Oye-Laguda, Oguntola. 2015. African Religious Movements and Pentecostalism: The Model of Ijo-Orunmila, Ato. In, Contemporary Perspectives on Religions in Africa and the African Diaspora. Ibigbolade Aderibigbe and Carolyn M. Jones Medine, ed. New York: Palgrave MacMillan. Pp. 49-59.
Abstract: In Nigeria, Christian Pentecostals are dominating the scene, and it seems that Pentecostalism is now the strongest of religious traditions in the country. The reason for this is, primarily, that the people are still living in a religious world dominated by spiritualities, and powers that are perceived to possess capacity that can wreak havoc on humanity. The current belief is that these elements can only be challenged spiritually through prayers and, fasting, as well as vigil. The scenario posits that for any religious group to seek patronage from the people, it must pose to possess some basic characteristics that seem peculiar to Christian Pentecostals. Therefore, Pentecostalism has become the main evangelical strategy for all religious groups in Nigeria as a whole and Lagos, a cosmopolitan and commercial hub, in particular. African religious groups’ response has been to reorganize its liturgy, spirituality, and sociology to conform to the situation.
Mahadev, Neena. 2014. Conversion and Anti-conversion in Contemporary Sri Lanka: Pentecostal Christian Evangelism and Theravada Buddhist Views on the Ethics of Religious Attraction. In Proselytizing and the Limits of Religious Pluralism in Contemporary Asia (ARI Springer Asian Series, vol. 4), pp. 211-235.
Abstract: Over the last decade Buddhist nationalist activists have pursued various measures to curb proselytism by Christians who strive to “unethically convert” Sri Lankans born as Buddhists. Sri Lankan Buddhist nationalist discourses reveal suspicions that the act of becoming enculturated into Christianity is detrimental to the person and to the nation in a number of ways. What can such nationalist discourses about “unethical conversions,” and about the instruments used to engender religious attraction, tell us about the politics of perception that inflame antipathies over proselytism, conversion, and apostasy? Analysis of ethnographic material reveals that Buddhist protectionists tend to regard two forms of Christian “gift” to be operative in securing conversions. First, gifts of Christian charity are perceived to be material “allurements” that serve to induce conversions and religious patronage among vulnerable Sri Lankans. Comparatively examining Christian and Buddhist forms of giving (charity and dāna respectively), which engender radically different types of ethical sensibilities about the use of gifts and care as modalities of conversion and religious attraction, helps to illuminate why charity is a significant point of contention between these religious communities. Secondly, Pentecostal Christian charisma—or the notion that God’s Grace is a gift which can be evidenced through miracles of healing—appears to Buddhist skeptics as dubious and harmful means of manipulating Sri Lankans into committing apostasy. Using ethnography to depict how adherents and detractors alike have made spectacles out of charismatic Christian promises of miracles, this essay describes how recent controversies have played out between Buddhist nationalists and Christian evangelists within the Sri Lankan public sphere. Focusing on charity and charismatic miracles as modalities of conversion, this paper illuminates key aspects of the anxieties over new Christian forms of religious propagation, proselytism, and devotion as they have entered into a milieu marked by ethno-religious nationalism, religious protectionism, as well as established ethical sensibilities and religious conventions.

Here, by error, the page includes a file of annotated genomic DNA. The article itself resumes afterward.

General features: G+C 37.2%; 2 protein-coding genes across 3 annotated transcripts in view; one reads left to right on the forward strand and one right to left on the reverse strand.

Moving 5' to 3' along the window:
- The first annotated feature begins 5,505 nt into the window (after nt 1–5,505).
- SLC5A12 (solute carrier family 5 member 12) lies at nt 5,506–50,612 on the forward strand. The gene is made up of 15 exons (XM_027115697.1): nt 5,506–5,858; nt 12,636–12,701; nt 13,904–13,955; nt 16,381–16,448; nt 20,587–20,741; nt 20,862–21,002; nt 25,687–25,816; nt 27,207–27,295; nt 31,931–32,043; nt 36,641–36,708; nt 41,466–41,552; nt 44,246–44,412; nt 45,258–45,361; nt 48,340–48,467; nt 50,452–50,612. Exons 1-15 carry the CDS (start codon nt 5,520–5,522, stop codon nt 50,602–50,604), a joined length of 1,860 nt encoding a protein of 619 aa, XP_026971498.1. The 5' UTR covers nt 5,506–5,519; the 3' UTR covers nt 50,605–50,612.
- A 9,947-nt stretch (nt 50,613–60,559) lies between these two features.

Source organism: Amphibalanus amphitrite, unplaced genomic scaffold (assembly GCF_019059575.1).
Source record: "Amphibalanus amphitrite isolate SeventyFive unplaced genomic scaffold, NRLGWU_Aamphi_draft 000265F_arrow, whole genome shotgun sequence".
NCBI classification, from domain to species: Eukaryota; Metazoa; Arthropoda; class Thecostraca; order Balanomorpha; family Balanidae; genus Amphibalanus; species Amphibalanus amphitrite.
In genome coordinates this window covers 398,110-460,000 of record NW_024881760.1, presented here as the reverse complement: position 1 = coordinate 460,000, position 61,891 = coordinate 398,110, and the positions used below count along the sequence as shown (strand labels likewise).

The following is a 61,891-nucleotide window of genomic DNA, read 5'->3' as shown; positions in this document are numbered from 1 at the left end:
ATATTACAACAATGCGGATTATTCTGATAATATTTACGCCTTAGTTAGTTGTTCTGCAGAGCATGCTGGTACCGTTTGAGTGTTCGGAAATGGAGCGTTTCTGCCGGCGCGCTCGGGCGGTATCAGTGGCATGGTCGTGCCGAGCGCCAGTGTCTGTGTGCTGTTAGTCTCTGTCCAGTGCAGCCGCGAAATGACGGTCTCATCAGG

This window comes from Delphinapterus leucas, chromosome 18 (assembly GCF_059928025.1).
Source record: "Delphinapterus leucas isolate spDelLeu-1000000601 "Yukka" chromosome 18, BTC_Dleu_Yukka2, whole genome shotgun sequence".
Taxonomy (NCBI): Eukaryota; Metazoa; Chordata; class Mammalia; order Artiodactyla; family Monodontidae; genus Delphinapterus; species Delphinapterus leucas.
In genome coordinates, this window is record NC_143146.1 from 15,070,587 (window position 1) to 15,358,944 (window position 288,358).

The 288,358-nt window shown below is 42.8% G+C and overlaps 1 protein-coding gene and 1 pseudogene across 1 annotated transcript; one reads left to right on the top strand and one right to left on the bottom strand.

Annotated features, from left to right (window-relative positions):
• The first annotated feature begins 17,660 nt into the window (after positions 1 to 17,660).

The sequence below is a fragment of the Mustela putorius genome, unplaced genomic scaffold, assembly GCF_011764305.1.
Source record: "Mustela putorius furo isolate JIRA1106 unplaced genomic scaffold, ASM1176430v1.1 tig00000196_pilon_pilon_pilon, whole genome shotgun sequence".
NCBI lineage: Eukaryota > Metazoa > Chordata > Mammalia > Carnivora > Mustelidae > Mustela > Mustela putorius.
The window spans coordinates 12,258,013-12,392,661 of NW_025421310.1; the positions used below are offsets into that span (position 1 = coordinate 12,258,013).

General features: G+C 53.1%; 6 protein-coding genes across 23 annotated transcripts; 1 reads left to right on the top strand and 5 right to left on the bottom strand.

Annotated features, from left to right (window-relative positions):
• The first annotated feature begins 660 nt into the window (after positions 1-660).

Blanes, Ruy Llera (2011) “Double Presence: Proselytism and Belonging in an Angolan Prophetic Church’s Diaspora in Europe” Journal of Religion in Europe, 4(3):409-428
Abstract: This article discusses the issue of proselytism and belonging among Angolan Christians in Europe, namely those belonging to the Tokoist Church, a propheticbased movement originated in Angola in the 1940s and later transnationalized into other African countries and Europe. Invoking fieldwork performed with the church in Lisbon and Luanda, I suggest that religious proselytism in diasporic contexts, as an expression of transnational religiosity, cannot be analyzed without approaching the issue of identity and belonging, which in turn is processed through the production of ‘double presences,’ a reflection of the multiple agencies and territorialities in which migrants are involved.